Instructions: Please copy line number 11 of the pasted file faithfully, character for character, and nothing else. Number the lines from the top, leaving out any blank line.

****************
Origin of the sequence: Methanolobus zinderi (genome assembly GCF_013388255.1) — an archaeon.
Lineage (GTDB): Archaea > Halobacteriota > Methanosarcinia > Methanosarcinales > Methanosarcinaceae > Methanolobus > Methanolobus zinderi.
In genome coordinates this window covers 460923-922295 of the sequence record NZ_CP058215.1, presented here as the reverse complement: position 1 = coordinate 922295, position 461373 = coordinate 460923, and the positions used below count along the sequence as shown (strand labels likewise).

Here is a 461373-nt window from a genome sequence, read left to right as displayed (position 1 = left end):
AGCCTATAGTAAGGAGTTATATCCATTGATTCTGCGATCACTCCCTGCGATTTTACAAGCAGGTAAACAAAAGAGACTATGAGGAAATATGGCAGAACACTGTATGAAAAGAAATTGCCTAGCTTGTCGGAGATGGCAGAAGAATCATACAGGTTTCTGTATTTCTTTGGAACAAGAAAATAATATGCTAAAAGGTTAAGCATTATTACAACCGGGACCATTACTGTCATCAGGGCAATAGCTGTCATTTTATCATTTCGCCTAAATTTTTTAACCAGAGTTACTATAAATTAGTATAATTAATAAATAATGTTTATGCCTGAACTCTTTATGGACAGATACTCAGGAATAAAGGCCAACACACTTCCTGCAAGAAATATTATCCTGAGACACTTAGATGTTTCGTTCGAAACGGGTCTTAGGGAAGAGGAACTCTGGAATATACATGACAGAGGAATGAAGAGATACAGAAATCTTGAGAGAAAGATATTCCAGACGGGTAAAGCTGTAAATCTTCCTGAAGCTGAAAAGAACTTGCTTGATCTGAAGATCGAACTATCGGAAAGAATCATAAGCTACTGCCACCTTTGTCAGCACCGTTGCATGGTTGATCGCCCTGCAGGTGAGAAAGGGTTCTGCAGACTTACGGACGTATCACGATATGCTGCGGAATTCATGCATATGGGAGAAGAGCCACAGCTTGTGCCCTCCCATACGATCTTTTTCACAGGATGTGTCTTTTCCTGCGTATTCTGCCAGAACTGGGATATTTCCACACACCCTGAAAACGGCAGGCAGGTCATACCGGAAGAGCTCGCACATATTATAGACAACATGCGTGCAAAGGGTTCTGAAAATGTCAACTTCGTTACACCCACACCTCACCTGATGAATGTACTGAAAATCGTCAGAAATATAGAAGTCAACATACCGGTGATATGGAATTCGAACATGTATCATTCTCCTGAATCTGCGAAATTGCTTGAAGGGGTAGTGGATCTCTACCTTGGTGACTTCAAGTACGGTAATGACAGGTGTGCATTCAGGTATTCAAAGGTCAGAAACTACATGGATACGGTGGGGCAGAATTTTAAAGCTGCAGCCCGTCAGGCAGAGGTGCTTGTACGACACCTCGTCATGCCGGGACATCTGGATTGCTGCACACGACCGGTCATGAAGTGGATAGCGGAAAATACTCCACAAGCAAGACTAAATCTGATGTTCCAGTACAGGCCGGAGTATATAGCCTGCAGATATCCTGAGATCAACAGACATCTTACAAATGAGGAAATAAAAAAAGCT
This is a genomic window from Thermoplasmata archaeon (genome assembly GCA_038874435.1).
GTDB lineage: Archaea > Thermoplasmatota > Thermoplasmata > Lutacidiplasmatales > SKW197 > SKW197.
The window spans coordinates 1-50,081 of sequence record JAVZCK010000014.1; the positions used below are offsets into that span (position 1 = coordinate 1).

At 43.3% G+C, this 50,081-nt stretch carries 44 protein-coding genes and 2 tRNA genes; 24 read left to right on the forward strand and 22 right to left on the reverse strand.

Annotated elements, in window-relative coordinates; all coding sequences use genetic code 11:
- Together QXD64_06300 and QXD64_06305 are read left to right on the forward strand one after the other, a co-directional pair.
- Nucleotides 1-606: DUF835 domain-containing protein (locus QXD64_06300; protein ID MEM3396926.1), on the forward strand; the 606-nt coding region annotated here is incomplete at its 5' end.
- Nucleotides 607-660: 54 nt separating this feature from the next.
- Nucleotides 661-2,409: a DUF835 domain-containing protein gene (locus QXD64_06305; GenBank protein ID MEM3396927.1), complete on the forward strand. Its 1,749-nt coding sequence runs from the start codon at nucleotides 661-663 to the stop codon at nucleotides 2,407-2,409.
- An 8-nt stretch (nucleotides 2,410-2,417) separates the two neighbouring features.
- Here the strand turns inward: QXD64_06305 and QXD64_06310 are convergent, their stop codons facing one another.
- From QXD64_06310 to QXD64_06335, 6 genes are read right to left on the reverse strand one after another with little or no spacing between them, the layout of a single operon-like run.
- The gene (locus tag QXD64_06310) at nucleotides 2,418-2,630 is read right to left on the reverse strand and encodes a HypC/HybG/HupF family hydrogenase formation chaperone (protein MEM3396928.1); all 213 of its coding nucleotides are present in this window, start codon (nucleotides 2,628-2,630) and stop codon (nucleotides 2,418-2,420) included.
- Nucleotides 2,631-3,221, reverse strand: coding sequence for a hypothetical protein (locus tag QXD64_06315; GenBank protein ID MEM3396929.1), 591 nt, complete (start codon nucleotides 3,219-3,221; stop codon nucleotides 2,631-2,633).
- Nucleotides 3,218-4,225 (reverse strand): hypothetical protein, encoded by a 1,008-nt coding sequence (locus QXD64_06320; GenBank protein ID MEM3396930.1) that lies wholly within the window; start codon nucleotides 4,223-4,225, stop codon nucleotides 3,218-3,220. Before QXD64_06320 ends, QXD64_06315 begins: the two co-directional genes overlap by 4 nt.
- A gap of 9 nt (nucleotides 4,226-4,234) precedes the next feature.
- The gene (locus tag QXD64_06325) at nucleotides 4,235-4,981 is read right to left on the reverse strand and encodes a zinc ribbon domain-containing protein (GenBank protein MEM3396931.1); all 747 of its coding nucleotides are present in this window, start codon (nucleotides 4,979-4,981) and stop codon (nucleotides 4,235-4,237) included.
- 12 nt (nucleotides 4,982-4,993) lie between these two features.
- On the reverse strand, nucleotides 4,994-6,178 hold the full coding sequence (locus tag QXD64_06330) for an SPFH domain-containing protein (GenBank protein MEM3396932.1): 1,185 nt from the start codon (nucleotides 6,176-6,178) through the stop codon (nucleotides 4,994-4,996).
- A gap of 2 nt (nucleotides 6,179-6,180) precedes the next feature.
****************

- Together QXD64_06300 and QXD64_06305 are read left to right on the forward strand one after the other, a co-directional pair.